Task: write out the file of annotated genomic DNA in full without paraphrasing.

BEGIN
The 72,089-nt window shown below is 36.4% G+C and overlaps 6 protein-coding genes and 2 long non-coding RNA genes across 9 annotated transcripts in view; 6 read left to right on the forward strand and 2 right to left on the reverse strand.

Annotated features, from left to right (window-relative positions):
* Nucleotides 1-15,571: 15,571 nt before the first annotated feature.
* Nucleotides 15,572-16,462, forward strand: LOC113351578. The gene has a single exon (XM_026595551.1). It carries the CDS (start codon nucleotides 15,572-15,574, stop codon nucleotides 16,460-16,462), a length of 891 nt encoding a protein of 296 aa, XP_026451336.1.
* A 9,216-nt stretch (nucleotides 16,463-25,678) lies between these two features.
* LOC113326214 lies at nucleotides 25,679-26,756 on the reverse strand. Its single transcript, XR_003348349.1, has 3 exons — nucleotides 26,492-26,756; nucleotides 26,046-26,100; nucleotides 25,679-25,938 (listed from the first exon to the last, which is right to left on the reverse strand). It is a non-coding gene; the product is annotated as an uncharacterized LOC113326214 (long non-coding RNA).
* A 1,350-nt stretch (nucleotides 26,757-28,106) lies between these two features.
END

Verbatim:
The 72,089-nt window shown below is 36.4% G+C and overlaps 6 protein-coding genes and 2 long non-coding RNA genes across 9 annotated transcripts in view; 6 read left to right on the forward strand and 2 right to left on the reverse strand.

Annotated features, from left to right (window-relative positions):
* Nucleotides 1-15,571: 15,571 nt before the first annotated feature.
* Nucleotides 15,572-16,462, forward strand: LOC113351578. The gene has a single exon (XM_026595551.1). It carries the CDS (start codon nucleotides 15,572-15,574, stop codon nucleotides 16,460-16,462), a length of 891 nt encoding a protein of 296 aa, XP_026451336.1.
* A 9,216-nt stretch (nucleotides 16,463-25,678) lies between these two features.
* LOC113326214 lies at nucleotides 25,679-26,756 on the reverse strand. Its single transcript, XR_003348349.1, has 3 exons — nucleotides 26,492-26,756; nucleotides 26,046-26,100; nucleotides 25,679-25,938 (listed from the first exon to the last, which is right to left on the reverse strand). It is a non-coding gene; the product is annotated as an uncharacterized LOC113326214 (long non-coding RNA).
* A 1,350-nt stretch (nucleotides 26,757-28,106) lies between these two features.